Higher Ground: A Century of the Visual Arts in East Tennessee, the Knoxville Museum of Art’s flagship permanent exhibition, has been completely reimagined, expanded, and relocated to newly renovated galleries. The 70+ works in the exhibition are drawn mostly from the KMA’s growing holdings and showcase works dating ca. 1860-1980 by artists with ties to the region.
The new installation opens at 10am on Friday, November 3, with the public invited to a special opening celebration and reception from 5:30-7:30pm. Cash bar.
Higher Ground: A Century of the Visual Arts in East Tennessee first opened in 2008 as a tangible expression of the KMA’s mission “to celebrate East Tennessee’s rich, diverse visual culture.” In the years since, understanding of the development of the visual arts in Knoxville and its environs has grown dramatically, as has the museum’s collection of works by artists from or connected to the region. The new installation is housed in two freshly renovated galleries flanking the museum’s entry lobby, with space to accommodate a more dynamic, engaging, and inclusive presentation, and allow for a greater representation of notable artists. The enlarged and enhanced Higher Ground presents a fuller and more detailed picture of an important phase of our region’s development and supports the proposition that Knoxville and its Appalachian environs are far more culturally sophisticated, diverse, nuanced, and connected—in short, more interesting–than many people assume.
“The reopening of Higher Ground in newly refurbished, larger galleries represents a big milestone in the museum’s history,” says KMA Executive Director David Butler. “As the world’s only ongoing display devoted to the art history of East Tennessee, it has been enthusiastically embraced by our community, who can see themselves represented in it. We’re pleased that we can now show more of the quality and diversity of our region’s rich visual arts legacy.”
The new installation is organized around several broad themes. The first, “Grand Ambitions: Forging an Arts Community,” addresses the formation of the region’s first community of professional artists and their dialogue with contemporary currents of American art in the late nineteenth and early twentieth century. This section is built around pioneering Impressionist Catherine Wiley, who trained in the Northeast and returned to Knoxville to encourage the development of a true artistic community here with Hugh Tyler, Lloyd Branson, and other local artists and patrons and organized some of the largest art exhibitions in the South.
The second section, “Defining a Regional Identity: Mountain Vistas and Urban Life,” is dedicated to some of the ways a diverse and complex region has been represented by artists. Mountain landscapes by Charles Krutch, Rudolph Ingerle, and Ansel Adams celebrated the wild beauty of the Great Smoky Mountains, while renowned photographers Henri Cartier-Bresson and Danny Lyon documented the hardscrabble reality of twentieth-century city life in Knoxville.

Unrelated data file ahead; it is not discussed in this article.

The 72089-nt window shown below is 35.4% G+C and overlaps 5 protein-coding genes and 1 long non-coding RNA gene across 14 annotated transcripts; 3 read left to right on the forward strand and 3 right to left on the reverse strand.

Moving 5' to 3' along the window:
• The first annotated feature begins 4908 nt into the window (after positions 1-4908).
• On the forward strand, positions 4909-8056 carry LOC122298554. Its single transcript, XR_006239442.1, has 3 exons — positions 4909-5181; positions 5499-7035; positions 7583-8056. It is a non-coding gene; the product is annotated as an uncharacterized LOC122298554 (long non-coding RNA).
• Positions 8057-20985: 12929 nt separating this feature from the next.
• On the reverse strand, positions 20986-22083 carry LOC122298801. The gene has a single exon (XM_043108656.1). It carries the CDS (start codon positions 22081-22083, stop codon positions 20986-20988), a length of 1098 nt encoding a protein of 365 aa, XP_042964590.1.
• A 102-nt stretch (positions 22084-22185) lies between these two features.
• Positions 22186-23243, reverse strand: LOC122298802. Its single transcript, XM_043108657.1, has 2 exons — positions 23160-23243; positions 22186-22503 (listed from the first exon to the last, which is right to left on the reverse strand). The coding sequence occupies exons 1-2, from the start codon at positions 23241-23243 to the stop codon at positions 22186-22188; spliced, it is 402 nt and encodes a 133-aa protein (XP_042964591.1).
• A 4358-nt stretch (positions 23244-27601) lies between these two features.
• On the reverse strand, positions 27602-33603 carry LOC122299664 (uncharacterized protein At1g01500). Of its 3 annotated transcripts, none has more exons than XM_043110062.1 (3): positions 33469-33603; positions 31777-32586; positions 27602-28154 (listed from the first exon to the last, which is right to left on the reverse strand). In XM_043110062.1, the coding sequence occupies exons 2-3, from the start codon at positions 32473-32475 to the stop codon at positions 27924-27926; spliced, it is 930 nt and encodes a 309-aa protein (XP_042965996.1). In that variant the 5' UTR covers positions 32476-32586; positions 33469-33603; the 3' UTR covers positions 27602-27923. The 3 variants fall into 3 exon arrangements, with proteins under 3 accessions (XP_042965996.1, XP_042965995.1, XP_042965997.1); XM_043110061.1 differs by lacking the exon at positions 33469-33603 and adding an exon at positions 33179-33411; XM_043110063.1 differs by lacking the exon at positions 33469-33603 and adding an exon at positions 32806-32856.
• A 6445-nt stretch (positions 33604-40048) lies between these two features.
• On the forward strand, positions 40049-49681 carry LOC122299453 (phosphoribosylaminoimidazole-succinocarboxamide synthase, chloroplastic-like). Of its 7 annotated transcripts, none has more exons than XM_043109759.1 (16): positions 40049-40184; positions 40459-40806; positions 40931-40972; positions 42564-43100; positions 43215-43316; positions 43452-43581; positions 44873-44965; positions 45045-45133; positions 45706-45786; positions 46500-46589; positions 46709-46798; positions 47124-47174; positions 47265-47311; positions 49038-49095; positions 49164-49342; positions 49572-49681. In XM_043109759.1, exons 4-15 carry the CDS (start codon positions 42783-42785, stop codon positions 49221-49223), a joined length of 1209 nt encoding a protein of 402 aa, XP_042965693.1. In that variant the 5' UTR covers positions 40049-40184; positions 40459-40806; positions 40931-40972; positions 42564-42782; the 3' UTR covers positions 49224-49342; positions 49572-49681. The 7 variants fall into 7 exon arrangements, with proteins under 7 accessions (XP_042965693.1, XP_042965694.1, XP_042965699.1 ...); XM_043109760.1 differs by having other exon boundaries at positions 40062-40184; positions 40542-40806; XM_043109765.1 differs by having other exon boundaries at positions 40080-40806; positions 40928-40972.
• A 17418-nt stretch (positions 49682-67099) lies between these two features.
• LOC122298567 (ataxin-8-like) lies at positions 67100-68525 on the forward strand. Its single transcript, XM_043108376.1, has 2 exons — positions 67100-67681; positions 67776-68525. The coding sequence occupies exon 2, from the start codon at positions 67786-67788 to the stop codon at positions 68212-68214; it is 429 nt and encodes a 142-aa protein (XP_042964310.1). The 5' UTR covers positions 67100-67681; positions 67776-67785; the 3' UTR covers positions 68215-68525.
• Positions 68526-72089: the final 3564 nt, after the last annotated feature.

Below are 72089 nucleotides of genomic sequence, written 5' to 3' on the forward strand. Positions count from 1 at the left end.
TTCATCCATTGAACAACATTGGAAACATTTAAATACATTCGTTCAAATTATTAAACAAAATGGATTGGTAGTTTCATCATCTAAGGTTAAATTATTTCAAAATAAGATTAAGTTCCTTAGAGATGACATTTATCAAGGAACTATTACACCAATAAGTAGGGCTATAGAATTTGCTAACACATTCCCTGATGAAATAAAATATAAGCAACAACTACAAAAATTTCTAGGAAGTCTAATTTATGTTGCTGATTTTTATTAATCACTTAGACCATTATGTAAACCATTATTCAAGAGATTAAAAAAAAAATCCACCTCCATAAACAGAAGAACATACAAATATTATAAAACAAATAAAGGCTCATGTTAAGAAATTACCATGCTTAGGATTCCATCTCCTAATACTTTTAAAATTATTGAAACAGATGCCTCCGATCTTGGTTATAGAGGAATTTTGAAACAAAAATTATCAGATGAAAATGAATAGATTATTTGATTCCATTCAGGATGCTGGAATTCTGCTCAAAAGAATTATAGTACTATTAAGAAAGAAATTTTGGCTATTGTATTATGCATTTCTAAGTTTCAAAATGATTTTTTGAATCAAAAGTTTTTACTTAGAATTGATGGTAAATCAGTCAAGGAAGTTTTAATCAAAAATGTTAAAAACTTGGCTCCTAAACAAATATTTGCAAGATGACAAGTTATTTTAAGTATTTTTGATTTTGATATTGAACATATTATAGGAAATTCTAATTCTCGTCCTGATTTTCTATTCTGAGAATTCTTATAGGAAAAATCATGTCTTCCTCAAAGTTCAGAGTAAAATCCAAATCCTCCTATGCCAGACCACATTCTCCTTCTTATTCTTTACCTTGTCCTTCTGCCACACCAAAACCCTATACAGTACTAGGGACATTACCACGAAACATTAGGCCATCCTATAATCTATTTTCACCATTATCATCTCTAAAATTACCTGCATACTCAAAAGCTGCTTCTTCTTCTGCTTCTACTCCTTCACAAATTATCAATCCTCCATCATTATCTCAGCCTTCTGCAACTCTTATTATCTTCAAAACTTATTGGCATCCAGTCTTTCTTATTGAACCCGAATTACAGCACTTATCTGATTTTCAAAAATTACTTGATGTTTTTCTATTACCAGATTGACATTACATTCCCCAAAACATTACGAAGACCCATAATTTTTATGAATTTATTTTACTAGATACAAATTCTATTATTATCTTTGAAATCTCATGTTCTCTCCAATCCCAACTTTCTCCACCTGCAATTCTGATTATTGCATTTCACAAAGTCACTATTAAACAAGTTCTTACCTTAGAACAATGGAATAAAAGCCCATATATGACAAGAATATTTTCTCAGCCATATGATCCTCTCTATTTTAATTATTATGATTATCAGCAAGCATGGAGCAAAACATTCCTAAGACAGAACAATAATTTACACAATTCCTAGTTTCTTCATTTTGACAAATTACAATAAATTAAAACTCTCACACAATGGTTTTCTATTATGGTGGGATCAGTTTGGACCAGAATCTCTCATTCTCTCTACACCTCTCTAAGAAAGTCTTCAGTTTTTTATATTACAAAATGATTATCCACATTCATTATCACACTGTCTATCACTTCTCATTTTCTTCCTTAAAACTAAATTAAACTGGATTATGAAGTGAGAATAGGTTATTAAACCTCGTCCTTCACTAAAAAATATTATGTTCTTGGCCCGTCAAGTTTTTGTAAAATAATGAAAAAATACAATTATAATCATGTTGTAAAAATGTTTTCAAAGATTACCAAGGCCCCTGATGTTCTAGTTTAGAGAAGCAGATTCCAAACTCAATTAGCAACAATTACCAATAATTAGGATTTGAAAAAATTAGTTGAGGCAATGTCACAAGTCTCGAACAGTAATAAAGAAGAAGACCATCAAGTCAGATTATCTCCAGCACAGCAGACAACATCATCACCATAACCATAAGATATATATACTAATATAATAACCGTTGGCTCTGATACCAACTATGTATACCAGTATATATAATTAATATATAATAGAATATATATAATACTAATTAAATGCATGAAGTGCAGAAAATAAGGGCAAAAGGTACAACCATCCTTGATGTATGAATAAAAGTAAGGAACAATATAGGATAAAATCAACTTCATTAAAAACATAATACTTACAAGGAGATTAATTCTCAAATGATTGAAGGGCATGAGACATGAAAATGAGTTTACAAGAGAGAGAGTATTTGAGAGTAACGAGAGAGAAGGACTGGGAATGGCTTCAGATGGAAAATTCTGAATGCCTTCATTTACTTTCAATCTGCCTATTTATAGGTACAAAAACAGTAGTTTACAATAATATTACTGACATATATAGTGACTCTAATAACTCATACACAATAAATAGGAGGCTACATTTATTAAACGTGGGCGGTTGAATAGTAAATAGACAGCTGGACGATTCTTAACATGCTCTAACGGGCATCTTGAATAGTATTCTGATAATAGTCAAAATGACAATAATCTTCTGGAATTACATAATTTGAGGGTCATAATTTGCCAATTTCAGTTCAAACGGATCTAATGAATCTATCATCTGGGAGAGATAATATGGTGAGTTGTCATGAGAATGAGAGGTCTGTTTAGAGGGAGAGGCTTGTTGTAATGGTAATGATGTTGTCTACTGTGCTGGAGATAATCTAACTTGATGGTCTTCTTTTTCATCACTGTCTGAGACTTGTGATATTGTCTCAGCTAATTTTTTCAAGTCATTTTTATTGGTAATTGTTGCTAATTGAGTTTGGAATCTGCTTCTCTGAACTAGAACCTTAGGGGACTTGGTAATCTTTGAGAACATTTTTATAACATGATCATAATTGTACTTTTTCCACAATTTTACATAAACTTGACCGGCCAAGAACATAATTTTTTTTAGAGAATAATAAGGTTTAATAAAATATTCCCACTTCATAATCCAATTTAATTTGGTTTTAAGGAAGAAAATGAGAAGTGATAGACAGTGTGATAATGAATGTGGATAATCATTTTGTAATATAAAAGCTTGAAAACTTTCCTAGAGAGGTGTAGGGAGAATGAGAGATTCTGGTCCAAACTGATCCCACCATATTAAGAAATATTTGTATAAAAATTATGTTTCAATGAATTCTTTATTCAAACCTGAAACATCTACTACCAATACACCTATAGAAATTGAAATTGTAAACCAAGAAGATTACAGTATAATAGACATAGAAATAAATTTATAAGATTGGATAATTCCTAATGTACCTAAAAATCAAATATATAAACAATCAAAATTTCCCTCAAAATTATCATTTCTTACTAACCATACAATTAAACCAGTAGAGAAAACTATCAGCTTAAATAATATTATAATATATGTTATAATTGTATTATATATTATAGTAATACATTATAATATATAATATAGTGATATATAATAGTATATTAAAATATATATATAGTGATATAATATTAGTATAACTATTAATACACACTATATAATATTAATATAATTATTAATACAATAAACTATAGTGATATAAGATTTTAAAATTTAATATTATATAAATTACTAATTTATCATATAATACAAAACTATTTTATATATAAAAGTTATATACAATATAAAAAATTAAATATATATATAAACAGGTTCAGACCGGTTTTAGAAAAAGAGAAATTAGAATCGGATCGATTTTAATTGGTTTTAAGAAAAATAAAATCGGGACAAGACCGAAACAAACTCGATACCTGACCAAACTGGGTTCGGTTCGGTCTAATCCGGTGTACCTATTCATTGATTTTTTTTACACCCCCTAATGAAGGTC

The third section, and the centerpiece of the installation, celebrates the achievements of Beauford and Joseph Delaney, who left their Knoxville hometown to achieve national and international prominence. Thanks to the depth and richness of the KMA’s holdings by Beauford Delaney, arguably the most important artist East Tennessee ever produced, visitors can assess a broad segment of the painter’s evolution with particular emphasis given to the atmospheric abstract paintings of his fertile Paris years of the 1950s and 1960s, works once described by protégé James Baldwin as evidence of the painter’s “metamorphosis into freedom.”
A fourth major segment, “Reshaping Reality: East Tennessee’s Dialogue with Modernism,” focuses on The Knoxville 7, a progressive group of disparate artists united by their common interest in anchoring Abstract Expressionism, Pop, and other modernist movements in local soil in the 1950s and 60s. This fourth section includes a permanent display of work by Black artist Bessie Harvey, an East Tennessee visionary who later in the 20th century rose from poverty to achieve national recognition. Self-taught, but knowledgeable about contemporary art, she created spiritually-charged figures from found objects, usually religious subjects intended to educate, edify, and cleanse a world she saw as plagued by prejudice and deceit.
Higher Ground is accompanied by a book-length, color-illustrated catalog published by the University of Tennessee Press, and features cell-phone audio tours in English and Spanish (with a special edition for vision-impaired visitors) and a video tour in American Sign Language.
Major sponsors of Higher Ground: A Century of the Visual Arts in East Tennessee include the Henry Luce Foundation, Aslan Foundation, National Endowment for the Humanities, Terra Foundation for American Art, and National Endowment for the Arts.
Normal operating hours are Tuesday-Saturday, 10 a.m.-5 p.m., and Sunday, 1-5 p.m. The KMA will be closed on Saturdays, Nov. 4, 18, and 25, due to the home University of Tennessee games.